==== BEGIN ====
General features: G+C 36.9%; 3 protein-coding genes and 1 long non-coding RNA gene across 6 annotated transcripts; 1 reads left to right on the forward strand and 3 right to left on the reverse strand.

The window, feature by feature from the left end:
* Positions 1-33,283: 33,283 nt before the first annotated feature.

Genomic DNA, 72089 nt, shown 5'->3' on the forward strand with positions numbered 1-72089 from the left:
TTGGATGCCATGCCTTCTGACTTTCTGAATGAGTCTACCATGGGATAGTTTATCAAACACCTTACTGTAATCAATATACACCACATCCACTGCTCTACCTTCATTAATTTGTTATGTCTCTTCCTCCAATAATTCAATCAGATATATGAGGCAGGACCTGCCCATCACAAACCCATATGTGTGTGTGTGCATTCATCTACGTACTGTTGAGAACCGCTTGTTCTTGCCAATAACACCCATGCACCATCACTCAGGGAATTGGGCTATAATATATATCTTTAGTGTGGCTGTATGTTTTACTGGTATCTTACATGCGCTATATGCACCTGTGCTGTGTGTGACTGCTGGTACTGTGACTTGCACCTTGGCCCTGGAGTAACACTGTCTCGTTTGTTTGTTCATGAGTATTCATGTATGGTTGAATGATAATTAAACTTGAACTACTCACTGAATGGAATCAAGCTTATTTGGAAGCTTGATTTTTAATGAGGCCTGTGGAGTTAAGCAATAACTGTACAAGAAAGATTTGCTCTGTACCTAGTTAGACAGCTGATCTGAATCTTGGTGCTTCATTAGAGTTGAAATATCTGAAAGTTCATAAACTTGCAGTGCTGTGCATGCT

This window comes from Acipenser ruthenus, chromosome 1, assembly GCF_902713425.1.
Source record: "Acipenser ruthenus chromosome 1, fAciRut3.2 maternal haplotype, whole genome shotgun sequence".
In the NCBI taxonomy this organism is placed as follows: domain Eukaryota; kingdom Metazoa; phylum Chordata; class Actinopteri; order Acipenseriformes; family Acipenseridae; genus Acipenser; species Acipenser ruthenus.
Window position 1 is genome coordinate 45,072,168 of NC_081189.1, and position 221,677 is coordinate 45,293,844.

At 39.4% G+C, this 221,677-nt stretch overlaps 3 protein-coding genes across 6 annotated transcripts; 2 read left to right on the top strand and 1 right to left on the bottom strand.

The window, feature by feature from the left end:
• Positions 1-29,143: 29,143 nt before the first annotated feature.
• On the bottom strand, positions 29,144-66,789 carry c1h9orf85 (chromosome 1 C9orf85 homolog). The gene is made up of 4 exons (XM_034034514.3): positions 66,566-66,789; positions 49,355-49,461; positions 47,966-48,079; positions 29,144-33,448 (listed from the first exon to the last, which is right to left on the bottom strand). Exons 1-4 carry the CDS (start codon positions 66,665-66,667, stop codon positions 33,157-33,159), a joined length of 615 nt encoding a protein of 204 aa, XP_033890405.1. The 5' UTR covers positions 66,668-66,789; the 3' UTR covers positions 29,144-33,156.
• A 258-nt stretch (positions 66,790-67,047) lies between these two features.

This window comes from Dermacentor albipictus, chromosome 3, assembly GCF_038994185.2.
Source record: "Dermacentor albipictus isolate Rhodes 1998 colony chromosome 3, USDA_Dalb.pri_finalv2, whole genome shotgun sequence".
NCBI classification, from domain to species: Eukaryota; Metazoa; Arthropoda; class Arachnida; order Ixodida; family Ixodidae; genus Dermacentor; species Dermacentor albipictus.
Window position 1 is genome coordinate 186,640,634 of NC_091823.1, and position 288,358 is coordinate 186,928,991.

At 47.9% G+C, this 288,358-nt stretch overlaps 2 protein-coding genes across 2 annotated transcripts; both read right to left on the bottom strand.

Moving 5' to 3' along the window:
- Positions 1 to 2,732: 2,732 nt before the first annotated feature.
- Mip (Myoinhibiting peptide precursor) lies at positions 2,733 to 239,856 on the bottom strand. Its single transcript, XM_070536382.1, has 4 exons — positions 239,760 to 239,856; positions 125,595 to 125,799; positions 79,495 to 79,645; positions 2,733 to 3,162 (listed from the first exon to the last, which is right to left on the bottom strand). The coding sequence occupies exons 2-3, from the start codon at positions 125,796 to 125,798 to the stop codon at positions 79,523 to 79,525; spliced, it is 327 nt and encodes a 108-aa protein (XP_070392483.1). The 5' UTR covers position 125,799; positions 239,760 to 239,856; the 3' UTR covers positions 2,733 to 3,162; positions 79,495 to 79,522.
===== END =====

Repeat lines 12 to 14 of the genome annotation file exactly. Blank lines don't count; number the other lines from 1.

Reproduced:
• Positions 1-29,143: 29,143 nt before the first annotated feature.
• On the bottom strand, positions 29,144-66,789 carry c1h9orf85 (chromosome 1 C9orf85 homolog). The gene is made up of 4 exons (XM_034034514.3): positions 66,566-66,789; positions 49,355-49,461; positions 47,966-48,079; positions 29,144-33,448 (listed from the first exon to the last, which is right to left on the bottom strand). Exons 1-4 carry the CDS (start codon positions 66,665-66,667, stop codon positions 33,157-33,159), a joined length of 615 nt encoding a protein of 204 aa, XP_033890405.1. The 5' UTR covers positions 66,668-66,789; the 3' UTR covers positions 29,144-33,156.
• A 258-nt stretch (positions 66,790-67,047) lies between these two features.